Joe is now asking laypeople to send in their letters about how they feel, and plans to publish those as well.

“This approach is not the only way to communicate on climate change, but it is one way, and I certainly feel that it is effective,” he concluded.

The practice of scientists sharing their feelings runs contrary to the dominant consumer capitalist culture of the West, which guards against – and attempts to divert attention from – the prospect of people getting in touch with feelings provoked by witnessing the wholesale destruction of the planet.

In fact, Joanna Macy believes it is not in the self-perceived interest of multinational corporations, or the government and the media that serve them “for us to stop and become aware of our profound anguish with the way things are.”

Nevertheless, these disturbing trends of widespread denial, disinformation by the corporate media, and the worsening impacts of runaway ACD, which are all increasing, are something she is very mindful of. As she wrote in World as Lover, World as Self, “The loss of certainty that there will be a future is, I believe, the pivotal psychological reality of our time.”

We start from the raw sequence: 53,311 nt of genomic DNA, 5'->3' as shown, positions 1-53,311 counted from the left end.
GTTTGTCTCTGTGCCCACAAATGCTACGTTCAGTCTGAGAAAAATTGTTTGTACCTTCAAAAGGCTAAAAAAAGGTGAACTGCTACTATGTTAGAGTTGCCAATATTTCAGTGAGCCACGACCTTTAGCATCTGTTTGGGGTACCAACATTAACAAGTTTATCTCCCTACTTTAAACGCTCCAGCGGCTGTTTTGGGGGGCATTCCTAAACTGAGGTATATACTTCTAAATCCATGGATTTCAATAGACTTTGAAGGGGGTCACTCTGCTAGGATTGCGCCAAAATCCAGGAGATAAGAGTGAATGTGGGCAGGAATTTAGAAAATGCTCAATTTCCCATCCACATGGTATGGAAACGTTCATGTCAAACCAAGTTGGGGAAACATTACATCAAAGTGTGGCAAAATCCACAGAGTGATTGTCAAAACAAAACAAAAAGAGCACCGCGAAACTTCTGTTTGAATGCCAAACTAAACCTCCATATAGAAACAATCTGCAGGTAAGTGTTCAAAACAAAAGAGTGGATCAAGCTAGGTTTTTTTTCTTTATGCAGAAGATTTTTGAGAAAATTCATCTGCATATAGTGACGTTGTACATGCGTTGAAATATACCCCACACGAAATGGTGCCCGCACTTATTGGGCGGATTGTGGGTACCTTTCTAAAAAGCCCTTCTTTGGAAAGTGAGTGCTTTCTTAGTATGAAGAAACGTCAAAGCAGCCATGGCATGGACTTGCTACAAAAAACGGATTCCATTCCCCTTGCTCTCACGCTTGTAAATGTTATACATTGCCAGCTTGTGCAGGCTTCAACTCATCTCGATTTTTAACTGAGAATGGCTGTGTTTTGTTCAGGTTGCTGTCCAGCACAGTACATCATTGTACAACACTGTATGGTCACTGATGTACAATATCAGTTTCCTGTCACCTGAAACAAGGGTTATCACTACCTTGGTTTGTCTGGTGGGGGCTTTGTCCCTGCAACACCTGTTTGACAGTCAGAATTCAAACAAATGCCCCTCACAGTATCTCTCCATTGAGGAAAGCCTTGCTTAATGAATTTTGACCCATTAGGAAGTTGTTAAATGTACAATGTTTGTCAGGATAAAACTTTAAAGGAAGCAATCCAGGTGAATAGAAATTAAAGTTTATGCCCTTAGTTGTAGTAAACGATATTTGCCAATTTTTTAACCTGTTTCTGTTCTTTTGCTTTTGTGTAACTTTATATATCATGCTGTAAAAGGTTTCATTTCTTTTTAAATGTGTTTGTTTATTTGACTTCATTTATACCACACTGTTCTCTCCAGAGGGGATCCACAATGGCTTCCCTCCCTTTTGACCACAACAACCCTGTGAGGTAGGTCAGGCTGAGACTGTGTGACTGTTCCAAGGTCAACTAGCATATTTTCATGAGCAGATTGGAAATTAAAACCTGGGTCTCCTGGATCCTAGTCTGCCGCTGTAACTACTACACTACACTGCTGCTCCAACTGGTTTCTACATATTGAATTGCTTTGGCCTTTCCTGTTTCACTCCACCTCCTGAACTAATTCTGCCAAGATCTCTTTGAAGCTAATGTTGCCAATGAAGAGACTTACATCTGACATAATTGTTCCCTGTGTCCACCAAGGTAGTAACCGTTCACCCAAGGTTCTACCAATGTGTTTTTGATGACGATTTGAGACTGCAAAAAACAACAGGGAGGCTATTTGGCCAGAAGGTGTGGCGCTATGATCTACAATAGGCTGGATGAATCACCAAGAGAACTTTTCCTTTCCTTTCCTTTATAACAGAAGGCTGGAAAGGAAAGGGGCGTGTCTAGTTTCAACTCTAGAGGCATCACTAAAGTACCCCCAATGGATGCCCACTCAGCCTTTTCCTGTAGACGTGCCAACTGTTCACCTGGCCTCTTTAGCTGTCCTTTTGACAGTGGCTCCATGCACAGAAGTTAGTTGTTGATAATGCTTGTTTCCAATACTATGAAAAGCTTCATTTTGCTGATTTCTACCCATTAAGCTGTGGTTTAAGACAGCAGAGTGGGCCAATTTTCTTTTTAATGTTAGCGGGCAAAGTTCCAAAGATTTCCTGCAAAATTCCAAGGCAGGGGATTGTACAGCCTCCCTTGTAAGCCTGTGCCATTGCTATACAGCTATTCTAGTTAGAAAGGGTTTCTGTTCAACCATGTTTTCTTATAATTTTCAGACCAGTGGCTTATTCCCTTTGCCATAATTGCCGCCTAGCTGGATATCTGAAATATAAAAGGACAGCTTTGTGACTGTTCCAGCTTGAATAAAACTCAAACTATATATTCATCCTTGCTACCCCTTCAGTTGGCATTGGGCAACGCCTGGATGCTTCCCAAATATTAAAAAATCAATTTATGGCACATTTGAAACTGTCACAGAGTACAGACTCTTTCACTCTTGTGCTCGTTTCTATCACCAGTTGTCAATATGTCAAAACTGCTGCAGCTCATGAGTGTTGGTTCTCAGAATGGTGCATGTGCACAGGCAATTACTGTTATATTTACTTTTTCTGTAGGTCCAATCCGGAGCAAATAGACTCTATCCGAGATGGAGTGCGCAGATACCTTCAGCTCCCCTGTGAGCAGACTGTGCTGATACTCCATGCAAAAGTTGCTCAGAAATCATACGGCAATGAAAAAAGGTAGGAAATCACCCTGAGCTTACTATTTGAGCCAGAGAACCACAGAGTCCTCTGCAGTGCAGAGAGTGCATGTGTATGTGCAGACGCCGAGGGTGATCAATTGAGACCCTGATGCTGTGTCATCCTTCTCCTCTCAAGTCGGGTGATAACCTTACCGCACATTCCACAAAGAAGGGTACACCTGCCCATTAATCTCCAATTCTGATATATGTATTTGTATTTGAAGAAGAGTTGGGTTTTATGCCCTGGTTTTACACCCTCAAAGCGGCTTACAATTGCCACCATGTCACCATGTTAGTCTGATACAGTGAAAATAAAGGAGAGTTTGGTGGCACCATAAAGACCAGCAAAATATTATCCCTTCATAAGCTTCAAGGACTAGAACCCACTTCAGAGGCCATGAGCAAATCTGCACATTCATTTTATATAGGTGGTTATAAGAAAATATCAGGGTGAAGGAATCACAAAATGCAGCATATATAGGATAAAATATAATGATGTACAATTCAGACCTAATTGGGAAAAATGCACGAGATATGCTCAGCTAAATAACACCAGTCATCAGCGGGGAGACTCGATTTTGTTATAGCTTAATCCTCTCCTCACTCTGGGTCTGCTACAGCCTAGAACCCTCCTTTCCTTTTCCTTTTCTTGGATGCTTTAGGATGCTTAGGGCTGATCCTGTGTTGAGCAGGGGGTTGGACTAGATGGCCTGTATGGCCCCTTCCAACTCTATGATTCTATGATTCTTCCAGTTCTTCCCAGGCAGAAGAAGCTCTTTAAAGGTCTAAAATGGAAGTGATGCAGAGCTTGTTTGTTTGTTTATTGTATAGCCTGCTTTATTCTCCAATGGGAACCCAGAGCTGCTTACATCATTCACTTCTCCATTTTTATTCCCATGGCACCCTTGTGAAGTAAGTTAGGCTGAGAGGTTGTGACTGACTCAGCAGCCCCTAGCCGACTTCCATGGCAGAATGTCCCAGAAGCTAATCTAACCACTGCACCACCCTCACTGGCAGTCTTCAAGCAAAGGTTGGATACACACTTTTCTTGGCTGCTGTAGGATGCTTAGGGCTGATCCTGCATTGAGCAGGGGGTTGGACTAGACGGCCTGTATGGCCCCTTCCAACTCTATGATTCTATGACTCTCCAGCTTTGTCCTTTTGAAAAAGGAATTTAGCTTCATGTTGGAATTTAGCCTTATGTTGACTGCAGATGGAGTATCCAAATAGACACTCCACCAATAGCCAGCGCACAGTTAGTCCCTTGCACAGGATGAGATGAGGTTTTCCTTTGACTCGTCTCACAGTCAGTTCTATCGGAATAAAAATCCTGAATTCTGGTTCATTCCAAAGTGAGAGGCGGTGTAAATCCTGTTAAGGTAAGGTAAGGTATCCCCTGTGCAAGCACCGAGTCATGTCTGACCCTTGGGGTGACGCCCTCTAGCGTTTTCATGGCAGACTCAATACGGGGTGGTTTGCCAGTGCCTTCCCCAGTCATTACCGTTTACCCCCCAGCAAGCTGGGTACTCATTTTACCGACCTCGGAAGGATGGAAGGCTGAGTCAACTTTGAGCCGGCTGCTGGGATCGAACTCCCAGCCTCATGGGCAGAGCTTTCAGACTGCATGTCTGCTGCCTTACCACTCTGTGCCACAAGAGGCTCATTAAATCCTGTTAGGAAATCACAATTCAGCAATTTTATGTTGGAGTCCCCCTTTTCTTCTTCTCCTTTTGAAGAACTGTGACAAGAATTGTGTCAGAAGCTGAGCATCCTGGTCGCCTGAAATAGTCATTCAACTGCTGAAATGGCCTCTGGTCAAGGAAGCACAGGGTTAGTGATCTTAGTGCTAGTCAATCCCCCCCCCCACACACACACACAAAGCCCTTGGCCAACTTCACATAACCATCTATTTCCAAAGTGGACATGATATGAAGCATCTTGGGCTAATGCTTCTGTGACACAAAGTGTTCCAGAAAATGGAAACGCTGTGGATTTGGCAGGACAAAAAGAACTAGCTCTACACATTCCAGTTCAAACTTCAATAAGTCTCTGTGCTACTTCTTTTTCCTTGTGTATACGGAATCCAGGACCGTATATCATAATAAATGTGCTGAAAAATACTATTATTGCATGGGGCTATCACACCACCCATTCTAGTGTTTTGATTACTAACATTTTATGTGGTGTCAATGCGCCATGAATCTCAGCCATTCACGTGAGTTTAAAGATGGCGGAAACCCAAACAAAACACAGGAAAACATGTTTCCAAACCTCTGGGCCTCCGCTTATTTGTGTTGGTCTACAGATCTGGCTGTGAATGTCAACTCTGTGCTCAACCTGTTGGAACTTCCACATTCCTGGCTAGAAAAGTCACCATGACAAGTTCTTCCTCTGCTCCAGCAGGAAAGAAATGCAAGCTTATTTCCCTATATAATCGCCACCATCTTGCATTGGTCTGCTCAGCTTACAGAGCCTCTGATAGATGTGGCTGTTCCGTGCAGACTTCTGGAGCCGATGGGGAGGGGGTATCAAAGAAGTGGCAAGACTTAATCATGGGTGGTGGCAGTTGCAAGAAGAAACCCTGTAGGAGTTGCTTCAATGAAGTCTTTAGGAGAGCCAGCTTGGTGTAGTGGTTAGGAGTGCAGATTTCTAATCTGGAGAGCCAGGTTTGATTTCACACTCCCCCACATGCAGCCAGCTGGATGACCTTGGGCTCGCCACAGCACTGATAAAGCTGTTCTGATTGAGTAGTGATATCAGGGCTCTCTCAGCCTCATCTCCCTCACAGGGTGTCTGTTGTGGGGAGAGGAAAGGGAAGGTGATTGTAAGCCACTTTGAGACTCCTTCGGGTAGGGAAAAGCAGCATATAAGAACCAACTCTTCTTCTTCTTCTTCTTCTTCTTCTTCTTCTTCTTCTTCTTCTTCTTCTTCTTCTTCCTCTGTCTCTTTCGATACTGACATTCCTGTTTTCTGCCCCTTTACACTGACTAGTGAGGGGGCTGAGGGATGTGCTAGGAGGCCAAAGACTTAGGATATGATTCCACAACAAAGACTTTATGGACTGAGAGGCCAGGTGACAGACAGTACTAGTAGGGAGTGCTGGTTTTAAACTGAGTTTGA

We don’t know how long we have left on earth. Five years? 15 years? 30? Beyond the year 2100? But when we allow our hearts to be shattered – broken completely open – by these stark, cold realities, we allow our perspectives to be opened up to vistas we’ve never known. When we allow ourselves to fully experience the crisis in this way, we are then able to truly see it through new eyes.

Like reaching new heights on a mountain, we can see things we’ve never seen before. Our thinking, attitudes, and outlook on life changes dramatically. It is a new consciousness, one in which we realize the pivotal stage in history we find ourselves in.

Perhaps, within this new consciousness, we can live in this time with grace, dignity, and caring. Perhaps, here, we can find ways to save habitat for a few more species, while we share our precious lives and this precious time with loved ones, in the wild places we love so much, on this rare and precious world.